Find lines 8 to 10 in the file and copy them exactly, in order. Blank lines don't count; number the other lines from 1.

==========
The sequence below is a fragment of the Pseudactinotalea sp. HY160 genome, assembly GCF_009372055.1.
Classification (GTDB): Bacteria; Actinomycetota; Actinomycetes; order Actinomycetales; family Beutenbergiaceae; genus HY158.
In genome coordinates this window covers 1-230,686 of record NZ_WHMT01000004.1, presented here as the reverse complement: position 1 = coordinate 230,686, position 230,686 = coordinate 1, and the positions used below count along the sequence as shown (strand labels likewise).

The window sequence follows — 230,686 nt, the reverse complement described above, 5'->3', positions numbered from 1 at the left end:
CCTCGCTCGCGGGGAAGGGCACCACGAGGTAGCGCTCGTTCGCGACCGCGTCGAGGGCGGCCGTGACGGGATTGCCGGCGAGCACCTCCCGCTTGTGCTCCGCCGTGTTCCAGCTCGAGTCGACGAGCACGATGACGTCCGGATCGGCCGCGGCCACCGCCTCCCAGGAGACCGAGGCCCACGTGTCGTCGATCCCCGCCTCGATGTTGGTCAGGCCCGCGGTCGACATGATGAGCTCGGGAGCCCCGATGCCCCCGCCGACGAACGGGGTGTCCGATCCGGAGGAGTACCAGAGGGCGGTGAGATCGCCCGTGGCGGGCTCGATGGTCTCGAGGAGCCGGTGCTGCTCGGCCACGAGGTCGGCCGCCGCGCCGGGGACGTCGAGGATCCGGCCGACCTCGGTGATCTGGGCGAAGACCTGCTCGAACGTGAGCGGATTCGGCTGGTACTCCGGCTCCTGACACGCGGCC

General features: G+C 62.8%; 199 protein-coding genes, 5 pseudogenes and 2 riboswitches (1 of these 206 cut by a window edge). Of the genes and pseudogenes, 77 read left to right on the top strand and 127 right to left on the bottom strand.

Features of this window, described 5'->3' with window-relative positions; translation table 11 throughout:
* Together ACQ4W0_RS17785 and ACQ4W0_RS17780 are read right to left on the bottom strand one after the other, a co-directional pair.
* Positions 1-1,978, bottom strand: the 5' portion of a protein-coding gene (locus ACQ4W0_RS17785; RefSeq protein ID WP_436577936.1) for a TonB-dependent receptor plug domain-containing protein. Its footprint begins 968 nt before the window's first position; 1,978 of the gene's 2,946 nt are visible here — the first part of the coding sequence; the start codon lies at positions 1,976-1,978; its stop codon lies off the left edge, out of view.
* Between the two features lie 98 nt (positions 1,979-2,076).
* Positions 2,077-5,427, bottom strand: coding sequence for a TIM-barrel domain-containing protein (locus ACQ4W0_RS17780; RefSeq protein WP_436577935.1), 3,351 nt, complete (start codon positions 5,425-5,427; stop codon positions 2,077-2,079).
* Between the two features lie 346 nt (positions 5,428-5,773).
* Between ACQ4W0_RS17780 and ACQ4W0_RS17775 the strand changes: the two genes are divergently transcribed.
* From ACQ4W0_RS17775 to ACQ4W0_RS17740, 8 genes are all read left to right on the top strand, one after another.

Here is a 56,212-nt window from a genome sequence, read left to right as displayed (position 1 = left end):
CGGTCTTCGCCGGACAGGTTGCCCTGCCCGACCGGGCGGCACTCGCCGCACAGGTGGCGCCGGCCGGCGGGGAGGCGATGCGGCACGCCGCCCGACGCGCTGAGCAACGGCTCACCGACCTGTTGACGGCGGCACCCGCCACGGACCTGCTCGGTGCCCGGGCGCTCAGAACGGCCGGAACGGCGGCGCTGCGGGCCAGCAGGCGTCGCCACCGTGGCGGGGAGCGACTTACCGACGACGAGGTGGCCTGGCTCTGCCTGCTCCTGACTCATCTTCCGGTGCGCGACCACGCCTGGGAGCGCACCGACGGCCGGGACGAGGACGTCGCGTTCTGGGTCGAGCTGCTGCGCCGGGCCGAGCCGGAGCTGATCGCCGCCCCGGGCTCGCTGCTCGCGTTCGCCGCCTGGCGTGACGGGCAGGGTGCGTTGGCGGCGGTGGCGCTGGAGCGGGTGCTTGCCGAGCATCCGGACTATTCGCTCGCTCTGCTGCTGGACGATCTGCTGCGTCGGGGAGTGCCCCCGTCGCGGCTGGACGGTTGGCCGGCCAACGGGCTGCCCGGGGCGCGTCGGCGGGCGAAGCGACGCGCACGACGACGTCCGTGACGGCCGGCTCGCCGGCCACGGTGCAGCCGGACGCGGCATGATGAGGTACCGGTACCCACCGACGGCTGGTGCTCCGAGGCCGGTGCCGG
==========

* Together ACQ4W0_RS17785 and ACQ4W0_RS17780 are read right to left on the bottom strand one after the other, a co-directional pair.
* Positions 1-1,978, bottom strand: the 5' portion of a protein-coding gene (locus ACQ4W0_RS17785; RefSeq protein ID WP_436577936.1) for a TonB-dependent receptor plug domain-containing protein. Its footprint begins 968 nt before the window's first position; 1,978 of the gene's 2,946 nt are visible here — the first part of the coding sequence; the start codon lies at positions 1,976-1,978; its stop codon lies off the left edge, out of view.
* Between the two features lie 98 nt (positions 1,979-2,076).